Take the creation of the Crayola brand name. Sure, the founder, Edwin Binney's wife, Alice Stead Binney came up with the name. That's a famous and well documented historical bit.
What I wonder is...what influenced her thinking?
The year was 1903 and while crayons were being produced in the United States by Standard Crayon, American Crayon, Franklin Mfg, Milton Bradley, Joseph Dixon, Eagle Pencil and a few others already, still much of the crayon supply came in from Europe. The French in particular were entrenched in the artists mediums. Conte' was one of the oldest and largest at that time.
They also had a crayon product called Crayolor which was on the market at least as early as 1900 but may in fact go back even earlier.
Could that have been a direct competitive influence when they chose the name? We may never know but I find the similarity interesting
Of course, even closer to the mark is the story of their artist line of crayons. Binney & Smith put out a separate product line called "Rubens" to focus on the artistic industry while the standard Crayola brand focused primarily on the education sector. The Rubens line have been a bit mis-informed over the years. Countless documents have them debuting in the 1920s when in fact they debuted right from the beginning in 1903. Interestingly, the French also had a grand-master sponsoring a crayon product (well, not literally sponsoring of course).
Take a look at the above Raphael box and tell me that the first Rubens box isn't very similar in design and concept.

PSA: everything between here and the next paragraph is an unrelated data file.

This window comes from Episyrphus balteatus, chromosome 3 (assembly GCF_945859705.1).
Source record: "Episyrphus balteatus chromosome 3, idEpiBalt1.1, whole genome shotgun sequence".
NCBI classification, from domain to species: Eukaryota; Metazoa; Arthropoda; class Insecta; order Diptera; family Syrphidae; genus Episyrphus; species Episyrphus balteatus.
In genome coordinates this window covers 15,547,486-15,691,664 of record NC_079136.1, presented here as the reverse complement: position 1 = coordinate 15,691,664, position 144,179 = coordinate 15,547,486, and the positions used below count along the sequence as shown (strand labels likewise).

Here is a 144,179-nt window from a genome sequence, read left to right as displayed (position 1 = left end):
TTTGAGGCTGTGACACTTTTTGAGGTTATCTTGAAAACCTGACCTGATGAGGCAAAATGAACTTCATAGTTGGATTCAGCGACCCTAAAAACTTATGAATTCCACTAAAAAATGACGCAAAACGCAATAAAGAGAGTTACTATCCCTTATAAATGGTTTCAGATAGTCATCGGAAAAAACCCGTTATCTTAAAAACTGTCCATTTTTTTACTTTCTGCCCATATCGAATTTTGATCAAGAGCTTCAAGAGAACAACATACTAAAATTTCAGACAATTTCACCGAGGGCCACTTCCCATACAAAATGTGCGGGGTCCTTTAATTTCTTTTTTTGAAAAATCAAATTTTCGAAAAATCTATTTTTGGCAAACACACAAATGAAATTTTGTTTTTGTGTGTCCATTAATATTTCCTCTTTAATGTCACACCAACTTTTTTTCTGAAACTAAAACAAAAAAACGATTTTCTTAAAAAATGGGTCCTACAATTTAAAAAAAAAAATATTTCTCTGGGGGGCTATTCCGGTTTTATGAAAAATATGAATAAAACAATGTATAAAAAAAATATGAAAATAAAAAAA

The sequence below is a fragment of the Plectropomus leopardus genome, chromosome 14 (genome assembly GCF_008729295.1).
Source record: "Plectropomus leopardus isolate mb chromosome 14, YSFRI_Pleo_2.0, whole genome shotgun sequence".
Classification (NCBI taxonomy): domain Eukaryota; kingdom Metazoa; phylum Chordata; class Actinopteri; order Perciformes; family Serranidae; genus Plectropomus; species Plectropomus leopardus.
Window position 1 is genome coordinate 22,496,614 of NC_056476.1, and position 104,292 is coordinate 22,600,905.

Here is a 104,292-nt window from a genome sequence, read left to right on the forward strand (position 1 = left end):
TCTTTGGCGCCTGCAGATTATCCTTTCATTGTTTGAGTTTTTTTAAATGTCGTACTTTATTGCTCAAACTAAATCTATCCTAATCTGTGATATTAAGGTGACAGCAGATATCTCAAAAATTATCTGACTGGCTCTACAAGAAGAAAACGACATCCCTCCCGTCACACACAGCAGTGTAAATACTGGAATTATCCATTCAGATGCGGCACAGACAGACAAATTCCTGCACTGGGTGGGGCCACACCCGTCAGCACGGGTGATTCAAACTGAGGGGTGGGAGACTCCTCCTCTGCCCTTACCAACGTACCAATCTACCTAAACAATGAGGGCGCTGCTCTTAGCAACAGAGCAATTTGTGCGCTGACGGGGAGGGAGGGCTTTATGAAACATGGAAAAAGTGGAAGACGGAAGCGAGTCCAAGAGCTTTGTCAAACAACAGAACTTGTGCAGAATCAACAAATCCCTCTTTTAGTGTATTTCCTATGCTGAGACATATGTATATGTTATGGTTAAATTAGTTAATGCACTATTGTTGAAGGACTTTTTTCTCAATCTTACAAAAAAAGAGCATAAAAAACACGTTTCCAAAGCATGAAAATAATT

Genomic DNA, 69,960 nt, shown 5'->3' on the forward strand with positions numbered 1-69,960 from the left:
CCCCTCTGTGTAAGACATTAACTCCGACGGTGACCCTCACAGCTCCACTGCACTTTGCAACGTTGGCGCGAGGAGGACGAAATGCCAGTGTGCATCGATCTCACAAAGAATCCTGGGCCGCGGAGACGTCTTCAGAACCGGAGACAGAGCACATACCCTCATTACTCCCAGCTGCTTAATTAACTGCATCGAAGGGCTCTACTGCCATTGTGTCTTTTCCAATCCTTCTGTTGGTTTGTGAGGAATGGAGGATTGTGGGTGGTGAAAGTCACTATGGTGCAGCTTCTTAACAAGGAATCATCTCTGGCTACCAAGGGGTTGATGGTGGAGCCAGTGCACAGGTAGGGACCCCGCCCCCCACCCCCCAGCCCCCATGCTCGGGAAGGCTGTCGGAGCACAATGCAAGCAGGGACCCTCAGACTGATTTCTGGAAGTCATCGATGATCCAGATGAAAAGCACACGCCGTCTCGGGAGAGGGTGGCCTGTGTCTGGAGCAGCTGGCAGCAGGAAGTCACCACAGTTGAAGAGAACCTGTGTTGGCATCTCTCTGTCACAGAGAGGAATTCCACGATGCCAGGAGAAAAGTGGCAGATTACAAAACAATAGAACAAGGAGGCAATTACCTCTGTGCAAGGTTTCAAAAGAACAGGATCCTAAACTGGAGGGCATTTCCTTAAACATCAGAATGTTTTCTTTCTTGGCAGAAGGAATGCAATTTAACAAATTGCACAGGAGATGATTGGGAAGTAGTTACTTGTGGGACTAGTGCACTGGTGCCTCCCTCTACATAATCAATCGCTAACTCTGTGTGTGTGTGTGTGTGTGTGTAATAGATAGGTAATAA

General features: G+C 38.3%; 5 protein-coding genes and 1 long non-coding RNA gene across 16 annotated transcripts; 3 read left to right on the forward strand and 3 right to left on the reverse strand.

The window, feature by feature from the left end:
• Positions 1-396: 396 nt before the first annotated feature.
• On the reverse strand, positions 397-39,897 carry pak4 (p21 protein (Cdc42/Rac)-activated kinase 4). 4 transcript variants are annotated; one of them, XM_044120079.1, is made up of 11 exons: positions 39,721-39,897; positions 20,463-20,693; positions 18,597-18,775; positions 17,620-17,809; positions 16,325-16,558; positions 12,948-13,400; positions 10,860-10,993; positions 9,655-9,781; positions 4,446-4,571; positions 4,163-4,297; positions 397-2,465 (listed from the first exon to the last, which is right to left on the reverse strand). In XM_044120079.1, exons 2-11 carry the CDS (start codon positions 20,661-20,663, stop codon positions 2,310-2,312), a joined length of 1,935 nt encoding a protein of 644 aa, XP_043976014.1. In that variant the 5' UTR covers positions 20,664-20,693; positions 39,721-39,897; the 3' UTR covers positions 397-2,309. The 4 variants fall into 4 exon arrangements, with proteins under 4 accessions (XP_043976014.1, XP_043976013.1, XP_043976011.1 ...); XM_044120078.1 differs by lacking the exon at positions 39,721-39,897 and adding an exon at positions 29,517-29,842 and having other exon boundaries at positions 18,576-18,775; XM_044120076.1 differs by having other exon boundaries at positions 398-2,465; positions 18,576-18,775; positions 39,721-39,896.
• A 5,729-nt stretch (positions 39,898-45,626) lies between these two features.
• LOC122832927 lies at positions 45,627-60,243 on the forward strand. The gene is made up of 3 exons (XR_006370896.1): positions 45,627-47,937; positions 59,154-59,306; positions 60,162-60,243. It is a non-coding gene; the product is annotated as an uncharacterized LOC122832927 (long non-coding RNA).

Coincidence? Perhaps...but I don't think that's very likely. I think it was a shrewd marketing ploy for Crayola to compete head to head and displace the European influence in the crayon market. And guess what? It worked. While the Rubens line only lasted a few decades, they did their part of tip the scales of crayon manufacturing to the USA as Crayola became more and more dominant.
Of course, other countries play a factor in naming too. One of the big mysteries is what this crayon box really is? Clearly this was either a blatant copyrite infringement at a time when perhaps global enforcement wasn't possible or it was a mocked up box created as a joke. Either way, this "other" Crayola product by a Hong Kong company remains a mystery.
The back story is that this is a photo copy of an actual box of crayons by some Crayola employee long ago and there is a note next to it that says "How did we get these?" on it. Unfortunately, the physical boxes were destroyed in a flood at their headquarters many years ago so we don't have any further evidence to support a theory either way. Maybe some day the truth will reveal itself and the mystery will get solved.